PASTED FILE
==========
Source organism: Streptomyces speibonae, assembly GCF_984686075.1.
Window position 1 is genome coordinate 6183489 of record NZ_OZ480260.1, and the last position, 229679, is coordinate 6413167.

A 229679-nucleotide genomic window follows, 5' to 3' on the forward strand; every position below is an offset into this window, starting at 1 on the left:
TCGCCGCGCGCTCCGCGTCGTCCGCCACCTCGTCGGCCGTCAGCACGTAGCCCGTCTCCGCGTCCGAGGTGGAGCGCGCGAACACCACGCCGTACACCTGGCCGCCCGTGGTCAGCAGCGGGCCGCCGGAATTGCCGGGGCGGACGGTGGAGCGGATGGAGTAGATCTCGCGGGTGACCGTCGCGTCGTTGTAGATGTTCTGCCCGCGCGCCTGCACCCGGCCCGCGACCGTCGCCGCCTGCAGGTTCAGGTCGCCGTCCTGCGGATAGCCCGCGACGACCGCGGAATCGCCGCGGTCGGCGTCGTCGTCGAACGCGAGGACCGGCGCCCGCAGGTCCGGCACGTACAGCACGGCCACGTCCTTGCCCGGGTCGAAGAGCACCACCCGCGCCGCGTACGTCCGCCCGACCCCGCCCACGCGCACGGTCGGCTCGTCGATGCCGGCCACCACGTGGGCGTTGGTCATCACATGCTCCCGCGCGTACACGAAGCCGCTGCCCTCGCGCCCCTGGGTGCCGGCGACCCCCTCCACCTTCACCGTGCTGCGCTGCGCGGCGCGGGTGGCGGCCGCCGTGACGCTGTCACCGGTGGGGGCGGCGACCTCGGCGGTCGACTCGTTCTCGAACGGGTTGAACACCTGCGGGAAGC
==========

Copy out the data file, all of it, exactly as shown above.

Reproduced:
Source organism: Streptomyces speibonae, assembly GCF_984686075.1.
Window position 1 is genome coordinate 6183489 of record NZ_OZ480260.1, and the last position, 229679, is coordinate 6413167.

A 229679-nucleotide genomic window follows, 5' to 3' on the forward strand; every position below is an offset into this window, starting at 1 on the left:
TCGCCGCGCGCTCCGCGTCGTCCGCCACCTCGTCGGCCGTCAGCACGTAGCCCGTCTCCGCGTCCGAGGTGGAGCGCGCGAACACCACGCCGTACACCTGGCCGCCCGTGGTCAGCAGCGGGCCGCCGGAATTGCCGGGGCGGACGGTGGAGCGGATGGAGTAGATCTCGCGGGTGACCGTCGCGTCGTTGTAGATGTTCTGCCCGCGCGCCTGCACCCGGCCCGCGACCGTCGCCGCCTGCAGGTTCAGGTCGCCGTCCTGCGGATAGCCCGCGACGACCGCGGAATCGCCGCGGTCGGCGTCGTCGTCGAACGCGAGGACCGGCGCCCGCAGGTCCGGCACGTACAGCACGGCCACGTCCTTGCCCGGGTCGAAGAGCACCACCCGCGCCGCGTACGTCCGCCCGACCCCGCCCACGCGCACGGTCGGCTCGTCGATGCCGGCCACCACGTGGGCGTTGGTCATCACATGCTCCCGCGCGTACACGAAGCCGCTGCCCTCGCGCCCCTGGGTGCCGGCGACCCCCTCCACCTTCACCGTGCTGCGCTGCGCGGCGCGGGTGGCGGCCGCCGTGACGCTGTCACCGGTGGGGGCGGCGACCTCGGCGGTCGACTCGTTCTCGAACGGGTTGAACACCTGCGGGAAGC